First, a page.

The San Diego Museum of Art in Balboa Park has been invaded by wild beasts!
Les Fauves is French for Wild Beasts, and paintings by early 20th century artists known as the Fauves are running rampant in one amazing gallery!
These particular paintings are part of a wider exhibition titled Monet to Matisse: Impressionist Masterpieces from the Bemberg Foundation. I visited the San Diego Museum of Art back in May and blogged about the exhibition here.
During my visit yesterday, my docent friend Catherine took me through several of the museum galleries and explained how Impressionism evolved into Post-Impressionism and other avant-garde movements.
Fauvism was a modern movement that shocked art lovers in France between 1905 and 1908. It was led by Henri Matisse, André Derain and Maurice de Vlaminck.
Looking at these canvases, museum visitors can see how the Fauves loved strong contrasts, saturated colors and bold brush strokes producing abstract, often weirdly unexpected forms.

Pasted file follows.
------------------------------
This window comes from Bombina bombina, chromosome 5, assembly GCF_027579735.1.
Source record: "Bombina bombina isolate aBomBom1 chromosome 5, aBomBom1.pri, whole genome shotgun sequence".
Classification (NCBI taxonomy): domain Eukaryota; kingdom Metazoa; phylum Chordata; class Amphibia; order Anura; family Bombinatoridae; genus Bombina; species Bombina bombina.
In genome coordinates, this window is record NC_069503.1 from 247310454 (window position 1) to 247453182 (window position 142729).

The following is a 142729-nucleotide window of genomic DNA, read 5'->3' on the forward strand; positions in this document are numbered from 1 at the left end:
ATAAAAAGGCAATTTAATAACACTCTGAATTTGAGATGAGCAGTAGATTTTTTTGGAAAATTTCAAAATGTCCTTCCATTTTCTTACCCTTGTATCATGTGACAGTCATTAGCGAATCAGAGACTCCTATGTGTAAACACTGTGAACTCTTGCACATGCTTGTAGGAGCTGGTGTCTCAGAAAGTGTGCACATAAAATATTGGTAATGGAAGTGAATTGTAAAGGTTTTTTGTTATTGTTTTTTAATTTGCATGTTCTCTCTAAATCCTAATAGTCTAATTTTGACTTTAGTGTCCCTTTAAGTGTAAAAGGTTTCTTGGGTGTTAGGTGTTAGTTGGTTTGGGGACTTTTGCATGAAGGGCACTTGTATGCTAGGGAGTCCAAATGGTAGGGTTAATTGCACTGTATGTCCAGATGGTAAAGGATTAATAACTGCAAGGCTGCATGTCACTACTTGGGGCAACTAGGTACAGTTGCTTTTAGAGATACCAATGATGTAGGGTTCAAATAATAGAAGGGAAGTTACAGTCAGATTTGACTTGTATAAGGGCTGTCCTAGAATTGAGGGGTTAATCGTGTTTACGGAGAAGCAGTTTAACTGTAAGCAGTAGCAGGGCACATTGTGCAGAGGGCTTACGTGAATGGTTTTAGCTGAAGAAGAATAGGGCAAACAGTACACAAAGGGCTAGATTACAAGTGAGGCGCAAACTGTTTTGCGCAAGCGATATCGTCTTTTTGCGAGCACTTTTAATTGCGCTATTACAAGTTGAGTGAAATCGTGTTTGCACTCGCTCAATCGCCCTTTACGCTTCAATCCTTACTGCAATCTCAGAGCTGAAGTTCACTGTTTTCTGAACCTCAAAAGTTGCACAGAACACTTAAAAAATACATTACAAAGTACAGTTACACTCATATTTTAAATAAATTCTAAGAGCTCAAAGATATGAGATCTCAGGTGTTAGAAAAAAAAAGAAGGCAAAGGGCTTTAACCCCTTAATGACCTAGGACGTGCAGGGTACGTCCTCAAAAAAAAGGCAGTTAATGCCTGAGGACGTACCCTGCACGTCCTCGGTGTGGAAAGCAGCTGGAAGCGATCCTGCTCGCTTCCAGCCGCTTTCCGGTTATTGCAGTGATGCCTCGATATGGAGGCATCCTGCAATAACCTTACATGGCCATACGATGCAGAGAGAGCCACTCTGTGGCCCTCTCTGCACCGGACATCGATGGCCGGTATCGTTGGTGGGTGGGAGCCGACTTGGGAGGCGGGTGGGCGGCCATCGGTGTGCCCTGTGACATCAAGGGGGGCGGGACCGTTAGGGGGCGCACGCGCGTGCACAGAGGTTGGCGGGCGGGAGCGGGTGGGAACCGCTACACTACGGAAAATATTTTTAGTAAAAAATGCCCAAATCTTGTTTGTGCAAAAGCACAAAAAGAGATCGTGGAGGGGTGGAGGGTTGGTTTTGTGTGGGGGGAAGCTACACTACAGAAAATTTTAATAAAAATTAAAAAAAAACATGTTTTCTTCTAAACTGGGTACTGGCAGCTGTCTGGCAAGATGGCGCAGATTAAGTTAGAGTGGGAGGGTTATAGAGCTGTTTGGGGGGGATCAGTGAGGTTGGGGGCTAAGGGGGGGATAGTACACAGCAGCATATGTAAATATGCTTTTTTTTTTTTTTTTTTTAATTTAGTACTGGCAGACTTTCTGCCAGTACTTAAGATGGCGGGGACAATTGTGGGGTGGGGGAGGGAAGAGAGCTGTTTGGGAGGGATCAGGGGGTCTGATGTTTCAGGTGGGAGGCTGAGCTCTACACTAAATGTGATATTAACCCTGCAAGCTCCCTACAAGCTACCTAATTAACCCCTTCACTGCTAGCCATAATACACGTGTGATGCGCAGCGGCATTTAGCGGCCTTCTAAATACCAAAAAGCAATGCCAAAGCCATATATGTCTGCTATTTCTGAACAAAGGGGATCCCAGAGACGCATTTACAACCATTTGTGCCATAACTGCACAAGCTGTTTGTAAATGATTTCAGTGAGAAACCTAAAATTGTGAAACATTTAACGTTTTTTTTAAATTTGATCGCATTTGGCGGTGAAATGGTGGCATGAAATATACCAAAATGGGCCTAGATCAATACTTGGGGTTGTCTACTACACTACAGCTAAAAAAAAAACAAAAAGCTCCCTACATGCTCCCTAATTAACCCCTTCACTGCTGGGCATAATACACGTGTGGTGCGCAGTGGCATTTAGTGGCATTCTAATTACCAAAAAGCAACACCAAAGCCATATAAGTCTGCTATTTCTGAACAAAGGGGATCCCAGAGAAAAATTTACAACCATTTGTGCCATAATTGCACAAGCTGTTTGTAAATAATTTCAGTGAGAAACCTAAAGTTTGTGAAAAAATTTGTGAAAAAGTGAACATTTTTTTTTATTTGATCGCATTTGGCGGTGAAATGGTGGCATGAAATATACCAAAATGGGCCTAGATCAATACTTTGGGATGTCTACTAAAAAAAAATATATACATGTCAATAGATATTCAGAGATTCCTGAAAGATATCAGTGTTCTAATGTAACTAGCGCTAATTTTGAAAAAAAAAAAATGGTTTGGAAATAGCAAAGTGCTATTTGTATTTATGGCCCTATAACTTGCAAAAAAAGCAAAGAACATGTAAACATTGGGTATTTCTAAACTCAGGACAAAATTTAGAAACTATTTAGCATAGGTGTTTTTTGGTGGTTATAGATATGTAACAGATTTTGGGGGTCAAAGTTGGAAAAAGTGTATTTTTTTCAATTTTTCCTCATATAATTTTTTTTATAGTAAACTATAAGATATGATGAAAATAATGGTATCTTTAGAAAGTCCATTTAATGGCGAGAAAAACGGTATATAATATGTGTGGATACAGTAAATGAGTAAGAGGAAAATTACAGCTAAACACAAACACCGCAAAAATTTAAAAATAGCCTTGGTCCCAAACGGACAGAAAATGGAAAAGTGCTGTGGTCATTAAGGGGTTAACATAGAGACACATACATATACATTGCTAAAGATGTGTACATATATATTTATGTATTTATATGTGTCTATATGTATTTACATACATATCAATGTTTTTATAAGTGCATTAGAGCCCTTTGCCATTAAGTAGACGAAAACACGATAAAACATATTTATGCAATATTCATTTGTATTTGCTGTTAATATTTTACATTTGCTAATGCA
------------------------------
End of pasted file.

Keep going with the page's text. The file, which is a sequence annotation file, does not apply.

Trees can appear as gangly streaks of pure color. Thick smudges and dabs of paint create startling still life images and brilliant landscapes.
In a strange way the dreamlike effect is similar to the gauzy, delicate work of the Impressionists. The viewer feels the momentary impression of a place or object. But these particular dreams are quite vivid!
The more I looked at these unique works, the more I appreciated the artistry and visionary genius of the Wild Beasts.
Head down to the San Diego Museum of Art and experience this famous artwork with your own eyes!
Monet to Matisse: Impressionist Masterpieces from the Bemberg Foundation was to end in August, but it has been extended through October 10, 2022.